It's been several years since I've checked out the Drexel Legacy Center's Doctor or Doctress? online exhibit. I decided to re-visit it with fresh eyes and dig deeper on issues like design and content – how they influence one another. The site serves as a general example of how we go about using websites as exhibits – how we engage (non)linearity of information and narrative, attempt to control or contort audience engagement, and use multimedia to account for both the materiality of our primary sources and how we go about interpreting them.
Doctor or Doctress? serves as a rich repository of primary source documents and historical interpretation that examine the experiences of female doctors in the twentieth-century United States. The site’s design and layout make it relatively accessible and user-friendly to a wide variety of audiences. Exploring themes of gender, race, class and politics, the exhibit effectively enriches “canonical” secondary sources, such as textbooks, wherein conclusions have been drawn through unseen research.
"Study breaks (photograph), circa 1896." Doctor or Doctress.
Accessed November 14, 2017. http://doctordoctress.org/
Each section establishes a thematic bent for discussion. Some (but not all) of these topics emphasize historical context, comparing and contrasting contemporary facts with the past: “Today, about one-third of doctors are women. Over 150 years ago this was not the case.” (“Eliza Grier and Matilda Evans”). Video narration over primary source images and text clarifies the points being discussed (e.g., short definitions of the Fourteenth, Fifteenth, and Sixteenth Amendments in “Early African-American Woman Physicians”). While use of both text and video benefit different types of learners, their intermittent informational overlaps are repetitive, but still effective in reinforcing recurrent points. For example, both the text and video in “Women’s Hospitals in World War I France” state that “Women physicians were not permitted by the Allied countries” — stressing the prejudices women faced. Little elaboration is offered, however, leaving the audience with unanswered questions: What were the reasons behind these rules? Why weren’t exceptions made for wartime? One might argue that physical exhibits, with the benefit of docents and tour guides, allow for more user interaction and explanation. Conversely, online exhibits encourage online follow-up research, and might even include direct access to good primary and secondary source materials (i.e., portals).
Each section also includes questions for reflection that outline the information (making it digestible and useful for educators and students), while social media tools encourage viewers to actively engage with the resources (especially younger audiences). The exhibit successfully illustrates contextual relationships; the timeline places each topic in its temporal setting, while maps provide geographic setting for the sites discussed in each story. “Essential Evidence” acts as a catalog of historical documents relevant to the discussion, providing background for each item and a discussion of its significance within a larger thematic scheme. This analysis is accompanied by high quality scans of sources, their transcriptions, and audio recordings that resolve issues of accessibility. Additionally, document details hyperlink out to specific, cited sources; the transparency of the evidence lends credibility to the historical perspectives offered.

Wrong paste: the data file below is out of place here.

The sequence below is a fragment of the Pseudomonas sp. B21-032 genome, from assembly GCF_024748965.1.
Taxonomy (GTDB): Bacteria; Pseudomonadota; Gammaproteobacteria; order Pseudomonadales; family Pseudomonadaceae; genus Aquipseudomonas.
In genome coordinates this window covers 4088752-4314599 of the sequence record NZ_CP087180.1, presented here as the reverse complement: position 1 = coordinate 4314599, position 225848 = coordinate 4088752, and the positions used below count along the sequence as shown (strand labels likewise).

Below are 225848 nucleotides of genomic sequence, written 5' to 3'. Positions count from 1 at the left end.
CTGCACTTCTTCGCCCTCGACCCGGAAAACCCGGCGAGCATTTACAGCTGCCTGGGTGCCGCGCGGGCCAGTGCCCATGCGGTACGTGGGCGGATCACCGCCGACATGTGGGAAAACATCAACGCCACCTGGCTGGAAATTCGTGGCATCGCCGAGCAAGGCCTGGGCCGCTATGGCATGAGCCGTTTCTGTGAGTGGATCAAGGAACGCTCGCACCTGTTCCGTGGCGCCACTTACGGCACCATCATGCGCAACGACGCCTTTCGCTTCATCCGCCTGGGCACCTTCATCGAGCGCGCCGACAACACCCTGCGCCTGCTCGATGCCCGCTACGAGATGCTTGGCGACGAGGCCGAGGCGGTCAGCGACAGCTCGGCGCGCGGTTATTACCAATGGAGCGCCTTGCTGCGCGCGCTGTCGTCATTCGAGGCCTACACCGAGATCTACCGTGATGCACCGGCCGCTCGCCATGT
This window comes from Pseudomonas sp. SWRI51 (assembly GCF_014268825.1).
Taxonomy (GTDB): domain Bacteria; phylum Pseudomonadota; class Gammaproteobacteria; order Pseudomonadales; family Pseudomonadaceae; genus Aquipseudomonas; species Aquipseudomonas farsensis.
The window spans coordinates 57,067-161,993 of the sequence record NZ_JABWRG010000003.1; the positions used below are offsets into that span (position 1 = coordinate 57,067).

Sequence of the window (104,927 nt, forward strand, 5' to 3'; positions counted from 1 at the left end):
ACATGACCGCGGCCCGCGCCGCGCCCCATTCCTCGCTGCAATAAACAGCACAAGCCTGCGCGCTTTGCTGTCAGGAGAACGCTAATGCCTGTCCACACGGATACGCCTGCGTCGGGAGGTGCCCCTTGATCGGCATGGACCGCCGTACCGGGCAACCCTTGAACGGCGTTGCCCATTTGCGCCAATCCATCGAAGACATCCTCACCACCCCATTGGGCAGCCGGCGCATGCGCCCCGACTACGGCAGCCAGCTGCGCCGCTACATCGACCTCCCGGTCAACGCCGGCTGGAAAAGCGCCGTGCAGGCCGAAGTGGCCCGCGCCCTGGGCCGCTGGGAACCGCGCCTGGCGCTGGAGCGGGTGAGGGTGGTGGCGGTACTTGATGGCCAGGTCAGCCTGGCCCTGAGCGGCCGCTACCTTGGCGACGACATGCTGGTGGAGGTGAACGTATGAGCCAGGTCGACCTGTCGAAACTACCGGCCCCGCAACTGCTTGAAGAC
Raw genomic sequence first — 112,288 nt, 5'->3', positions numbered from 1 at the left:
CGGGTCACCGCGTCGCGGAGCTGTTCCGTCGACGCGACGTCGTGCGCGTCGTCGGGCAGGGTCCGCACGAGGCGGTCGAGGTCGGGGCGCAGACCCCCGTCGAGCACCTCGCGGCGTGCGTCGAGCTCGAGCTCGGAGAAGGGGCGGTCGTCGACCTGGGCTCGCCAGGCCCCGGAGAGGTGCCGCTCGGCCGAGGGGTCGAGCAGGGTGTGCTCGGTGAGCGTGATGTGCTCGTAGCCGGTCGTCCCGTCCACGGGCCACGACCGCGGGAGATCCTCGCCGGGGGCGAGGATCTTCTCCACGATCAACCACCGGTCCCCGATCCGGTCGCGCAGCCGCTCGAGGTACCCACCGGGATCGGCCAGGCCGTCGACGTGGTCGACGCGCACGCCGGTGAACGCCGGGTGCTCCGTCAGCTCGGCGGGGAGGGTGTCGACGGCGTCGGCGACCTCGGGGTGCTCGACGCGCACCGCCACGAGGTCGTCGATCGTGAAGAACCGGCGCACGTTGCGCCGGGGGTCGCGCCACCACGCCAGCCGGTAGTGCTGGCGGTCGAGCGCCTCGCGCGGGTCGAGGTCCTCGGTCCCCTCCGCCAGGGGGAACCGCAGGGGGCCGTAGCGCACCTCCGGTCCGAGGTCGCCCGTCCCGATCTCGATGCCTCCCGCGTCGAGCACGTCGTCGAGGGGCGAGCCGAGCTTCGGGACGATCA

“Related Primary Sources” furnish additional points of interest that, while relevant to the overall topic, aren’t necessary to its understanding. However, the selection of what is most pertinent to each topic seems variable. For example, an article from The Medical Woman’s Journal describing refugee conditions is used as “Essential Evidence” in “WWI France,” yet another article from the Journal describing both race and gender discrimination in school and the workplace is a “Related Primary Source” in “Grier and Evans.” Additionally, the scans of both these journals are bulky, containing the entirety of the publications, potentially making it difficult to scroll through and find the articles being discussed. Luckily, there are bookmarks within the scans that block off specific segments that the curators likely found most significant.
Questions for a panel of public history professionals:
- When curating, how do you determine what counts as significant information versus nonessential? What does the audience need to know? How do these decisions change depending on the audience?
- How do you incorporate new technologies and media into your work? Is there pressure to do so in your field? How does it help and hinder collections management, curation, and exhibit design? Do you find yourself or your colleagues using tech for tech's sake, just to appeal to your audience's (or your own) interest in novelty?
- Are there emerging paradigms in your fields that disrupt how you conceptualize the work you do or reorient your methodologies?
- How do you do outreach and inreach? What have you done to make your collections, exhibits, and designs more inclusive? What do you think you could do better?